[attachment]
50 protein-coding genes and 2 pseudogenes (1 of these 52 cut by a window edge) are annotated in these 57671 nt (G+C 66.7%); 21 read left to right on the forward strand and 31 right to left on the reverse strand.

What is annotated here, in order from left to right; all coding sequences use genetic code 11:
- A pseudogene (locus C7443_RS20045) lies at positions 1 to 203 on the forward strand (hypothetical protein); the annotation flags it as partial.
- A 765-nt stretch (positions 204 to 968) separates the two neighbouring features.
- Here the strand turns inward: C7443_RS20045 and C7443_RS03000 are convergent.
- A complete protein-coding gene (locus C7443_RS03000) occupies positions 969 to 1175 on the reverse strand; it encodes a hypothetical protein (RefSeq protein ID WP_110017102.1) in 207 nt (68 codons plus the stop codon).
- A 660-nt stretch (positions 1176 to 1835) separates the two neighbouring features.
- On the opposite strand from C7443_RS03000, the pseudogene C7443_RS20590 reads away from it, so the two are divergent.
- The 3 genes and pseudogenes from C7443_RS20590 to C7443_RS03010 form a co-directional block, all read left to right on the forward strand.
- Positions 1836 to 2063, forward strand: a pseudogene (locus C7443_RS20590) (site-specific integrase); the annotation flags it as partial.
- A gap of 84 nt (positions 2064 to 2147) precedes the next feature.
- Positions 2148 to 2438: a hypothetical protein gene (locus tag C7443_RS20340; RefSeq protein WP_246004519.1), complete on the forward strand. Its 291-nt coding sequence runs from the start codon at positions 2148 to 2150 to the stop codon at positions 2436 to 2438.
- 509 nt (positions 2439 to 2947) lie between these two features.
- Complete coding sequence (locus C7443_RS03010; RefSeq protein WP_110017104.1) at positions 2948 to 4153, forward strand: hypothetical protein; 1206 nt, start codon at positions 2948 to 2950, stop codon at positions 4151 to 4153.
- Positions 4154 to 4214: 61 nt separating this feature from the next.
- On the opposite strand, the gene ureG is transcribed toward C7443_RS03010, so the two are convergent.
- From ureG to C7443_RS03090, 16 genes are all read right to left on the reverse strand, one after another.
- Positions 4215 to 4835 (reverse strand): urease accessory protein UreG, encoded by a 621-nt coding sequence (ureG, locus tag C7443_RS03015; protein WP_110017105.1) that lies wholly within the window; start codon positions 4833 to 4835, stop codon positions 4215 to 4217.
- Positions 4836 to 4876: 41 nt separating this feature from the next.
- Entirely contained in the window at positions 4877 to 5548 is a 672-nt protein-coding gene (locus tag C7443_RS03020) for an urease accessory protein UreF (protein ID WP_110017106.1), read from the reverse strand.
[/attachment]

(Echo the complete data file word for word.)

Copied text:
50 protein-coding genes and 2 pseudogenes (1 of these 52 cut by a window edge) are annotated in these 57671 nt (G+C 66.7%); 21 read left to right on the forward strand and 31 right to left on the reverse strand.

What is annotated here, in order from left to right; all coding sequences use genetic code 11:
- A pseudogene (locus C7443_RS20045) lies at positions 1 to 203 on the forward strand (hypothetical protein); the annotation flags it as partial.
- A 765-nt stretch (positions 204 to 968) separates the two neighbouring features.
- Here the strand turns inward: C7443_RS20045 and C7443_RS03000 are convergent.
- A complete protein-coding gene (locus C7443_RS03000) occupies positions 969 to 1175 on the reverse strand; it encodes a hypothetical protein (RefSeq protein ID WP_110017102.1) in 207 nt (68 codons plus the stop codon).
- A 660-nt stretch (positions 1176 to 1835) separates the two neighbouring features.
- On the opposite strand from C7443_RS03000, the pseudogene C7443_RS20590 reads away from it, so the two are divergent.
- The 3 genes and pseudogenes from C7443_RS20590 to C7443_RS03010 form a co-directional block, all read left to right on the forward strand.
- Positions 1836 to 2063, forward strand: a pseudogene (locus C7443_RS20590) (site-specific integrase); the annotation flags it as partial.
- A gap of 84 nt (positions 2064 to 2147) precedes the next feature.
- Positions 2148 to 2438: a hypothetical protein gene (locus tag C7443_RS20340; RefSeq protein WP_246004519.1), complete on the forward strand. Its 291-nt coding sequence runs from the start codon at positions 2148 to 2150 to the stop codon at positions 2436 to 2438.
- 509 nt (positions 2439 to 2947) lie between these two features.
- Complete coding sequence (locus C7443_RS03010; RefSeq protein WP_110017104.1) at positions 2948 to 4153, forward strand: hypothetical protein; 1206 nt, start codon at positions 2948 to 2950, stop codon at positions 4151 to 4153.
- Positions 4154 to 4214: 61 nt separating this feature from the next.
- On the opposite strand, the gene ureG is transcribed toward C7443_RS03010, so the two are convergent.
- From ureG to C7443_RS03090, 16 genes are all read right to left on the reverse strand, one after another.
- Positions 4215 to 4835 (reverse strand): urease accessory protein UreG, encoded by a 621-nt coding sequence (ureG, locus tag C7443_RS03015; protein WP_110017105.1) that lies wholly within the window; start codon positions 4833 to 4835, stop codon positions 4215 to 4217.
- Positions 4836 to 4876: 41 nt separating this feature from the next.
- Entirely contained in the window at positions 4877 to 5548 is a 672-nt protein-coding gene (locus tag C7443_RS03020) for an urease accessory protein UreF (protein ID WP_110017106.1), read from the reverse strand.